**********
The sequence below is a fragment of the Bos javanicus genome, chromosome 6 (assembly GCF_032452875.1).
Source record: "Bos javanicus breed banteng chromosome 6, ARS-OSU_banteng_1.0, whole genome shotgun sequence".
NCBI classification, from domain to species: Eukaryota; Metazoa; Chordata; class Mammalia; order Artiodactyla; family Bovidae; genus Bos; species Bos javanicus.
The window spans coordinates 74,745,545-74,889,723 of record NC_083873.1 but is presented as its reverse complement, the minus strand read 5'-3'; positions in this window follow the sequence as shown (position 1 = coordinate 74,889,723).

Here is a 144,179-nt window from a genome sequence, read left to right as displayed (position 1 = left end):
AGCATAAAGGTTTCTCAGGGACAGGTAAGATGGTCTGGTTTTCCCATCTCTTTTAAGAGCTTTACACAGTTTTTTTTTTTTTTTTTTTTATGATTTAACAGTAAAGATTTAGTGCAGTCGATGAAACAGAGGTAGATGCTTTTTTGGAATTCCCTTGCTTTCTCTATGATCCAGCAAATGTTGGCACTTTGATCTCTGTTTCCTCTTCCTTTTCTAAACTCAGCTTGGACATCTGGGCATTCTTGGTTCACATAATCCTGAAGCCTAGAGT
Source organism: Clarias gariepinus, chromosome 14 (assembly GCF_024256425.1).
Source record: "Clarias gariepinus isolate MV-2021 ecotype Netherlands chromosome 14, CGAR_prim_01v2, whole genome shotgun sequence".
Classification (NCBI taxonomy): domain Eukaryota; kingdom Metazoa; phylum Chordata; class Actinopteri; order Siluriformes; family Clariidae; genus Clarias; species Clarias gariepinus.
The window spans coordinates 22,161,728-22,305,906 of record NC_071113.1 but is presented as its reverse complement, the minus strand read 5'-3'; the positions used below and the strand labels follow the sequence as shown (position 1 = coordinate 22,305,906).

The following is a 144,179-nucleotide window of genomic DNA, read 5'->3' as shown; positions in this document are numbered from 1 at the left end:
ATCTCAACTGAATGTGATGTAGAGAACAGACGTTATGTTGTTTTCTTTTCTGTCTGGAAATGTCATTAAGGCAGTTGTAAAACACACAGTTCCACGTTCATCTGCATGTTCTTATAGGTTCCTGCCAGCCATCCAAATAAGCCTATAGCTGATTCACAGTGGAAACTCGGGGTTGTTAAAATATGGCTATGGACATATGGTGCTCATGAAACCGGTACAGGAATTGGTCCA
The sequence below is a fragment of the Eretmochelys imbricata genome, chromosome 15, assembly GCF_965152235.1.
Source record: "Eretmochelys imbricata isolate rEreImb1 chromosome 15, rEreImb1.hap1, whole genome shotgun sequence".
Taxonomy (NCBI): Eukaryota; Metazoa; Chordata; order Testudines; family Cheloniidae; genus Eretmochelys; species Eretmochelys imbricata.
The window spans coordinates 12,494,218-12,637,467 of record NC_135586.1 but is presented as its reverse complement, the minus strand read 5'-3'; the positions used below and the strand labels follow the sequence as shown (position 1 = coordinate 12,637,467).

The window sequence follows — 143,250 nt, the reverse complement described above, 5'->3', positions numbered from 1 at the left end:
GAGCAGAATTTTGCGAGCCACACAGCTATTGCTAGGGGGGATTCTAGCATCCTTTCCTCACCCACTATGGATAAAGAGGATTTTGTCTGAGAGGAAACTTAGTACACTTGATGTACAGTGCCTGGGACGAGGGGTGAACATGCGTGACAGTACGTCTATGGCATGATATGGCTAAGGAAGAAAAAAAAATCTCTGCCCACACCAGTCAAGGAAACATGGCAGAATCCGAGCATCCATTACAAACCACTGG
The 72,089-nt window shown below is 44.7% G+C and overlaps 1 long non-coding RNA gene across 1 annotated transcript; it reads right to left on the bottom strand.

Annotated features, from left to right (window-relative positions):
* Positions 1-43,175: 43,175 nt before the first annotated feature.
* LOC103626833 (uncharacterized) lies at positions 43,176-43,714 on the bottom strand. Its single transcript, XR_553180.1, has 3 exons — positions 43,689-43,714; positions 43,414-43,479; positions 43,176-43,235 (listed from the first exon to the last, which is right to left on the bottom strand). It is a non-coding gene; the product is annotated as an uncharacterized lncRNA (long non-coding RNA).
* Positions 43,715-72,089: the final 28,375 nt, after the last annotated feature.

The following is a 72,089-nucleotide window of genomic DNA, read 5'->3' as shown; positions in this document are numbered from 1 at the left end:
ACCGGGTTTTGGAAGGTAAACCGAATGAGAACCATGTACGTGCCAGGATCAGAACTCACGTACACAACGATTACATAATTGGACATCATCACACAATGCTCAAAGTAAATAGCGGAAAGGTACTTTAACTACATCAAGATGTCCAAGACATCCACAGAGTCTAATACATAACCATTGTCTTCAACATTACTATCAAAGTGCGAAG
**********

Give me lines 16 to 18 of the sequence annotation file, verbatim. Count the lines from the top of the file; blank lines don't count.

The window spans coordinates 12,494,218-12,637,467 of record NC_135586.1 but is presented as its reverse complement, the minus strand read 5'-3'; the positions used below and the strand labels follow the sequence as shown (position 1 = coordinate 12,637,467).

The window sequence follows — 143,250 nt, the reverse complement described above, 5'->3', positions numbered from 1 at the left end:
GAGCAGAATTTTGCGAGCCACACAGCTATTGCTAGGGGGGATTCTAGCATCCTTTCCTCACCCACTATGGATAAAGAGGATTTTGTCTGAGAGGAAACTTAGTACACTTGATGTACAGTGCCTGGGACGAGGGGTGAACATGCGTGACAGTACGTCTATGGCATGATATGGCTAAGGAAGAAAAAAAAATCTCTGCCCACACCAGTCAAGGAAACATGGCAGAATCCGAGCATCCATTACAAACCACTGG